I was in Anderson, IN in November. I was in my hotel room when I heard a knock on the door. “You have to come downstairs. Quickly, or you’ll die!” panted the woman at my door, whom I learned later was the hotel manager. It was the “you’ll die” part that I found intriguing.
“What’s the matter?”
“Well, sir… we’re having our regular tornado.”
So, I followed her downstairs, where she had gathered all us guests and we all watched television together. Because, apparently, if you are watching television in a group, no tornado can get you! While we sat glued to the TV, there were cattle flying all around the hotel, along with Dorothy, Toto and the Wicked Witch of the East. When the whole ordeal finally ended, the hotel manager said, “We apologize for the inconvenience.”
That’s taking a lot upon yourself, isn’t it? Apologizing for a natural disaster? What would have happened if I had gotten sucked out a window? How apologetic would she be then? Maybe I could have scored a free stay next time I blew into town.
That was weird.
Speaking of weird, the Olympics are like a “Weird World War” where the winners don’t capture you, but they force you to listen to their weird national anthems. Don’t get me wrong, I like the Star Spangled Banner, I just don’t think it sounds “sporty” enough. I think we should have a Sports Version that is played at athletic events. Something more like the “Rock and Roll Part 2 (The Hey Song)” by Gary Glitter! That would get people on their feet!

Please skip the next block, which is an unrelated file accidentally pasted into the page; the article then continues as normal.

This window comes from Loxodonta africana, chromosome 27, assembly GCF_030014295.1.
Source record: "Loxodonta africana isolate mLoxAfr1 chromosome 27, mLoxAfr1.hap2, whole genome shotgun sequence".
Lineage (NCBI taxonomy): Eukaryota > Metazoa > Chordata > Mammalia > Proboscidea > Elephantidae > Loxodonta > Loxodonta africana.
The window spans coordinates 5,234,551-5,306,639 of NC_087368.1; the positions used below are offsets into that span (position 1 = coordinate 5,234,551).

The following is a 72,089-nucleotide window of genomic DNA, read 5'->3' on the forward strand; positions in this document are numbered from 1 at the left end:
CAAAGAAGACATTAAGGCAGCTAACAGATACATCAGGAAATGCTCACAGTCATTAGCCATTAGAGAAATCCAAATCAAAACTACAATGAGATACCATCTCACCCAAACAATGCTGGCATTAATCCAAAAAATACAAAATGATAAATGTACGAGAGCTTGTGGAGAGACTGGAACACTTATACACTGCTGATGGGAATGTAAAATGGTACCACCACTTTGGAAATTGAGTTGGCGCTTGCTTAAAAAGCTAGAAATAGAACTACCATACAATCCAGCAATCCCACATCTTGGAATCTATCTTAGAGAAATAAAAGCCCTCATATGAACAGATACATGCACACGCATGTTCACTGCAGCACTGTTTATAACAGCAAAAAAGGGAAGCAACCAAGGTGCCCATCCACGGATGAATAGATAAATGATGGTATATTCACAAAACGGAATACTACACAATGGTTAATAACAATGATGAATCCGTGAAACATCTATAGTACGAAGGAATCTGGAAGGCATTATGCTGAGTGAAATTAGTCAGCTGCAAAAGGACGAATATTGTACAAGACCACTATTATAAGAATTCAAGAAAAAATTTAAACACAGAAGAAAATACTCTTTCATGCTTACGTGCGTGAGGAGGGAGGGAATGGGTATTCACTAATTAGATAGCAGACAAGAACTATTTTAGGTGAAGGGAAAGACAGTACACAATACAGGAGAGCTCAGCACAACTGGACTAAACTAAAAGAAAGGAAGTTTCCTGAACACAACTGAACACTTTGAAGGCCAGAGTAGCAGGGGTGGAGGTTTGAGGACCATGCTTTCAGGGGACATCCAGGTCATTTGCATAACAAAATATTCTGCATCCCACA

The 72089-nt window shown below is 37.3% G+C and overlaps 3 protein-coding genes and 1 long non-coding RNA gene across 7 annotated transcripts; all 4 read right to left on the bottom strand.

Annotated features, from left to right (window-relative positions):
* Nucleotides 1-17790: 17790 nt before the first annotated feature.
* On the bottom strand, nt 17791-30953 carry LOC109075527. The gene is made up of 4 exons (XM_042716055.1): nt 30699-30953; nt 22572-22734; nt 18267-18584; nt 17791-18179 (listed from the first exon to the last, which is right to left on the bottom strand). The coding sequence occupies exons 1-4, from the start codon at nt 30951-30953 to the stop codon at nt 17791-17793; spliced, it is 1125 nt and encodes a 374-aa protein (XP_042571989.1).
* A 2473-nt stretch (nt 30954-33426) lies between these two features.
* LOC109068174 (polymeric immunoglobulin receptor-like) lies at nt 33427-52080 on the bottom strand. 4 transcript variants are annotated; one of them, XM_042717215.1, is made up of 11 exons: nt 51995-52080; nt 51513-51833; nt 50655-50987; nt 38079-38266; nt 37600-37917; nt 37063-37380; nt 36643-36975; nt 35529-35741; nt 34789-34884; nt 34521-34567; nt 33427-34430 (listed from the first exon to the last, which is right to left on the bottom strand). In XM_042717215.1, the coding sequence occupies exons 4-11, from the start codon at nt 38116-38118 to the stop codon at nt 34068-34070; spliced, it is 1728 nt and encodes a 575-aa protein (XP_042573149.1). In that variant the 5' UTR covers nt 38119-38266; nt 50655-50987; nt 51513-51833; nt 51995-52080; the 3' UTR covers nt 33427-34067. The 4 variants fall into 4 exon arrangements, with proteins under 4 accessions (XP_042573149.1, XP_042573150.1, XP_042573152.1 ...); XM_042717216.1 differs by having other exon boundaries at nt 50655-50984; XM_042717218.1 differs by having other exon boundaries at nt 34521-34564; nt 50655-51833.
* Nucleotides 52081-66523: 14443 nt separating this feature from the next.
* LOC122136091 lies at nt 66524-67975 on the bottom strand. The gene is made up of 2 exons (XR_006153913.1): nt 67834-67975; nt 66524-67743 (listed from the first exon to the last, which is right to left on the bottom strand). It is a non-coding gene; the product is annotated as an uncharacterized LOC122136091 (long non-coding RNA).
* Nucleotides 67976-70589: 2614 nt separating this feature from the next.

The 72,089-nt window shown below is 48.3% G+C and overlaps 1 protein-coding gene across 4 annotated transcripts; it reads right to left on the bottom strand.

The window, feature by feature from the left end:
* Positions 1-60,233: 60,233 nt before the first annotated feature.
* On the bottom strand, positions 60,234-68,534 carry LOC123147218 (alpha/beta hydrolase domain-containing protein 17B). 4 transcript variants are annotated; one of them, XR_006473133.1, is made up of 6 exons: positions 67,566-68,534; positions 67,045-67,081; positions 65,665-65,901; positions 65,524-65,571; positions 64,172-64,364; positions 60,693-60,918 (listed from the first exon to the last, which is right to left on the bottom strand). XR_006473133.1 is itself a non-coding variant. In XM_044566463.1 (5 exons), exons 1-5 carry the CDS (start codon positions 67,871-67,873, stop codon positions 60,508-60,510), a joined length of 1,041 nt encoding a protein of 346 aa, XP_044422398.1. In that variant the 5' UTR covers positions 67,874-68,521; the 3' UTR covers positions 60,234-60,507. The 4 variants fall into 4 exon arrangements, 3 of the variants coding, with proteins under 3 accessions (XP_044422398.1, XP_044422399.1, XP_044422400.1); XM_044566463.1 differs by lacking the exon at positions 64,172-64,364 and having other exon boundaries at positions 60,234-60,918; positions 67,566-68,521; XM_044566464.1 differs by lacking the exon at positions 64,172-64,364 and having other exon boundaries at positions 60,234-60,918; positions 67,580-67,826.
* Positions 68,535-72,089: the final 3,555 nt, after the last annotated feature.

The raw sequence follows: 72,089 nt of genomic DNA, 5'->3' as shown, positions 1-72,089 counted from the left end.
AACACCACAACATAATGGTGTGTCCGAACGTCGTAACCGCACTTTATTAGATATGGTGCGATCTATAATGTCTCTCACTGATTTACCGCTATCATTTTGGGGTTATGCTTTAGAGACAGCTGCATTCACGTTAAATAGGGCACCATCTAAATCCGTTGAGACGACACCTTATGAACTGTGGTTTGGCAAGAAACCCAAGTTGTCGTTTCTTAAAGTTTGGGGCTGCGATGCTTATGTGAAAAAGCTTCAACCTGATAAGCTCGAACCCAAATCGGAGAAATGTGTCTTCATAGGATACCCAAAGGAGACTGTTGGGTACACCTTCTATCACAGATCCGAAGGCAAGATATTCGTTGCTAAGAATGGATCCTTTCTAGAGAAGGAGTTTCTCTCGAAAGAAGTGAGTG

They have weird events in the Olympics, don’t they? They have walking races, for goodness sake! The winners achieve their medals by walking really fast. But, isn’t walking really fast just… I dunno… running?
“We’re not running… we’re walking really fast!”
That’s like saying, “I’m not standing, I’m sitting really high”
Speed walking looks really weird, too. Arms flailing skyward, feet pounding heel-toe like a duck suffering from hip dysplasia. They won’t admit they look weird, either. That’s just the way the “sport” is done. But, if it’s so perfectly athletic, how come I’ve never seen a speed walker in a Gatorade ad?
Then there’s the Equestrian Horse Jumping Olympic events. Can anyone explain this series of events to me? After all, the horse skies over a series of obstacles, and whichever horse does best, they give the rider a gold medal. What’s up with that? If I were the horse, I’d be really ticked off. All the rider basically did was hang on while the horse did all the work.
I think they should combine some of our more mundane events together to make them more exciting. Imagine a gymnastics uneven bar event where an opponent tried to stab you with a fencing foil! Or picture figure skating where the contestants could hurl a shot-put at the judge who gave them a low score! What I’d really like to see is a snow ski jump event with American football rules. Can’t you see it? A guy skiing toward the end of the ramp at breakneck speed while another team tries to tackle him! If they got him, we’d have a whole new definition for “the agony of defeat”!